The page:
S3 Antivirus Scanning with Lambda and ClamAV by Dennis Webb — AWS Cloud Expert and Slack Comedian

There have been many stories over the past months about S3 buckets being left unsecured. Terabytes of sensitive data available for the whole world to download. CyberSecurity 101 teaches, “Don’t leave private data open to the public.”, but somehow many major companies have let this one slip through the cracks.

Another lesson that everybody knows is, “Never open a file that has not been scanned for viruses.” So how do you protect yourself and scan the files stored on S3? Amazon doesn’t have a built-in antivirus tool for the task. At Upside, we’ve created our own solution with Lambda and S3 events.


Using S3 Event Notifications, a Lambda function is invoked to scan the newly uploaded file. The function will download the object from S3 and scan it for viruses using the open-source antivirus software ClamAV. Once scanning is complete, the function will add 2 tags to the S3 object, av-status and av-timestamp. av-status can have a value of either CLEAN or INFECTED. S3 bucket policies prevent anybody from reading a file where the status is INFECTED.

The Details

Working with ClamAV and Lambda

If you’ve ever worked with Lambda, you’re probably wondering how we got ClamAV installed. Lambda functions are simply a ZIP archive containing your source code (Python for our scanner) and any other files required by your function. When we are making our deployment archives for the antivirus function, we also include the binaries for ClamAV. To know the binaries will work on Lambda, we leverage the amazonlinux Docker image to download the RPMs using yum. After downloading, we only include the required files: clamscam, freshclam, and libclamav.so.7.

We do not include the definition files in our Lambda archives as those are over 100MB in size and become outdated quickly. Instead, we store the most current version of the definitions in a separate secure S3 bucket for fast downloading. The definitions are updated using freshclam from a separate Lambda that runs every hour from a CloudWatch Event. Another benefit of a bucket for definitions is all 4 of our AWS accounts use a single bucket for retrieving definitions.

S3 Configuration

There are 2 configuration steps for S3. One is the event to invoke the scan, and the other is a bucket policy that prevents accessing files tagged as infected.

S3 events can be configured in the AWS S3 console under bucket properties. We scan on all ObjectCreate events. AWS will handle assigning permissions for S3 to invoke the antivirus lambda function.

Configuring bucket policies is also done in the S3 console. We add the following to all of our policies to prevent anybody from accessing files tagged infected. It is also recommended to not allow any of your users to modify the object tags with a name of av-status.

"Version": "2012-10-17",
"Statement": [
"Effect": "Deny",
"Action": ["s3:GetObject", "s3:PutObjectTagging"],
"Principal": "*",
"Resource": ["arn:aws:s3:::my-bucket/*"],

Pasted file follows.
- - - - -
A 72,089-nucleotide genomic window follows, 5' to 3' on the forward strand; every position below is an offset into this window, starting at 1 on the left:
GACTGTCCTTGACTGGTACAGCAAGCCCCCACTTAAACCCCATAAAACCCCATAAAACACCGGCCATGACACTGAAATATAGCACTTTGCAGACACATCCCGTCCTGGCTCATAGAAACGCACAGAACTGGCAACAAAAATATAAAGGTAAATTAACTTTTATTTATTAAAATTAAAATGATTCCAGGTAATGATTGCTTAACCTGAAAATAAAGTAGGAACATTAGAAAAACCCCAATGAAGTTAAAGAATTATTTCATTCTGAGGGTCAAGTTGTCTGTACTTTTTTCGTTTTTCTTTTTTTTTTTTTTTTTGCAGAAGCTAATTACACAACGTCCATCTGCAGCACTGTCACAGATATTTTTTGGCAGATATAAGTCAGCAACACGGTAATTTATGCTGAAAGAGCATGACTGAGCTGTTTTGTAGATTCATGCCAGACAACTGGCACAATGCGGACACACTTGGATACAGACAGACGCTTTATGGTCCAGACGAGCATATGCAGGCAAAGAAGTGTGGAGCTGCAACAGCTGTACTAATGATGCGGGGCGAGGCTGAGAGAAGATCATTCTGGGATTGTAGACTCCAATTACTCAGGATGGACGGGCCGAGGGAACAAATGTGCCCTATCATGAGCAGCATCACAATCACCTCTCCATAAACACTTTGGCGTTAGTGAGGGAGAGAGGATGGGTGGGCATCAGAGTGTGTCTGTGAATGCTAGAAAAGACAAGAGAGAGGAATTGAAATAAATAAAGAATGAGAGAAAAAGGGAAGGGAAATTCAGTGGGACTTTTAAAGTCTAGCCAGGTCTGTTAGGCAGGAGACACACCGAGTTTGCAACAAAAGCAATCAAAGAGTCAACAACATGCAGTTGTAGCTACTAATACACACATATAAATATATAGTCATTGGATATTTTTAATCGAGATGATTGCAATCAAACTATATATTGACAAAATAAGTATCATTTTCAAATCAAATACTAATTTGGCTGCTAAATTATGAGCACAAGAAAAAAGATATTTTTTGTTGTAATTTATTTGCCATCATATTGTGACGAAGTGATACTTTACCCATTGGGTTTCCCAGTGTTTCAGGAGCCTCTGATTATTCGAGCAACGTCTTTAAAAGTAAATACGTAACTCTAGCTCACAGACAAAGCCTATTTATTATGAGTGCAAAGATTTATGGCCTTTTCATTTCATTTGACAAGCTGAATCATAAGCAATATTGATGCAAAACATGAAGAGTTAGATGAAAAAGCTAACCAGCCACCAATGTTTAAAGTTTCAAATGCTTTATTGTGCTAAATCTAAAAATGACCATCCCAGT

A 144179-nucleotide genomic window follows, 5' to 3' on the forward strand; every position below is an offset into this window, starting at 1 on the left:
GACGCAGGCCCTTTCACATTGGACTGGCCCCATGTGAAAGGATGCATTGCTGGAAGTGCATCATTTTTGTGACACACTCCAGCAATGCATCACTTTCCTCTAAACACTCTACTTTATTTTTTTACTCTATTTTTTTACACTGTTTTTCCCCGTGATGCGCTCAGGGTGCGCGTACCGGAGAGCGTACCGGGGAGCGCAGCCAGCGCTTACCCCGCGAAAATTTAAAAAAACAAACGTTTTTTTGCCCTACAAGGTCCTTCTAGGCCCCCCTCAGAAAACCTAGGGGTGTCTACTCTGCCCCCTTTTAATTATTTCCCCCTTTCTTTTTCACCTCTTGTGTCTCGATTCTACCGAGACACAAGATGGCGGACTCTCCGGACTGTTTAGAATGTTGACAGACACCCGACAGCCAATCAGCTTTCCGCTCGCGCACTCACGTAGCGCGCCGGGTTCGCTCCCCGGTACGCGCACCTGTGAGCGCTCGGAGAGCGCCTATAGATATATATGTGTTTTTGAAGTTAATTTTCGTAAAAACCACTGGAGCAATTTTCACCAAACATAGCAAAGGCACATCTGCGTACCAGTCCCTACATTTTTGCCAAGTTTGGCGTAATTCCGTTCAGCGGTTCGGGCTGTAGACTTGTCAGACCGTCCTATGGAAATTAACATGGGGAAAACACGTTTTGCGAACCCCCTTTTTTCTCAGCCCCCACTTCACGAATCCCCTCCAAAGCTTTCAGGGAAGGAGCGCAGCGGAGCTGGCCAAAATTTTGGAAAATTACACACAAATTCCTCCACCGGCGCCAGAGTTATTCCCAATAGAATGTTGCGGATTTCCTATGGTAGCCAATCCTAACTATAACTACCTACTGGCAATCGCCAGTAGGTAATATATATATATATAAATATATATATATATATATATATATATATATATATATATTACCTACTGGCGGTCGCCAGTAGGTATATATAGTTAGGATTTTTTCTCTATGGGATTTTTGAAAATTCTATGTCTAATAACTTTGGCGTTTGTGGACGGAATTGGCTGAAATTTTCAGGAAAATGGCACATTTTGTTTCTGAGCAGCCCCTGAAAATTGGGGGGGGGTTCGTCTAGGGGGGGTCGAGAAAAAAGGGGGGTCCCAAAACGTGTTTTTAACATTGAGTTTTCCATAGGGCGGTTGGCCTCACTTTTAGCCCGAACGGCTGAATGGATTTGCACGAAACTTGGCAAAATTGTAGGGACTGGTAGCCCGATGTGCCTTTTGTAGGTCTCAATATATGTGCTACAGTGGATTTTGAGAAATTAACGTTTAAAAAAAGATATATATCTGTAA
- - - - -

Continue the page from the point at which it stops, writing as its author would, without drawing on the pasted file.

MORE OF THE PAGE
"Condition": {
"StringEquals": {
"s3:ExistingObjectTag/av-status": "INFECTED"

SNS Notification

The Lambda has optional support for SNS notification of scan results for every file scanned. This has many uses such as notifying a service that a new file has been received and marked as clean. Another use is triggering another Lambda function to handle infected files, such as moving to a quarantine bucket or deleting. We created the scanner with a single purpose and decided that different buckets would want different actions taken after scanning. SNS allows us to separate these responsibilities.


DataDog metrics and events are published if the DATADOG_API_KEYenvironment variable is configured. DataDog is able to alert our NOC when infected files are received and to alert them to an attack if many infected files are being uploaded in a short period of time.

In Action

Our back-end customer support software relies on the antivirus status tags when sharing files and photos with customers. During chat conversations, both customers and our support staff, referred to as Navigators, can share files to assist in communication. These attachments are placed in a S3 bucket and are only made accessible to the users after being scanned and confirmed to be safe. For the record, users upload and download the files from S3 by using pre-signed URLs. This allows access to the specific files for a limited time and prevents others from accessing the content.

Large Object Limitation

There is one limitation with this setup. AWS Lambda limits your function to 512MB of /tmp storage space. Since the S3 object must be copied locally before being scanned, if the object is > 400MB (ClamAV definitions are over 100MB in size), then the scan job will fail. For our use case, this size limitation has not been an issue.

Open Source

Upside Travel is releasing this solution under the Apache 2 license. Full source is available from GitHub. You will find more detailed installation instructions there to help with deployment into your own environment. If you have an improvement you’d like to contribute, please submit a pull request.

Learn more at www.bluesentryit.com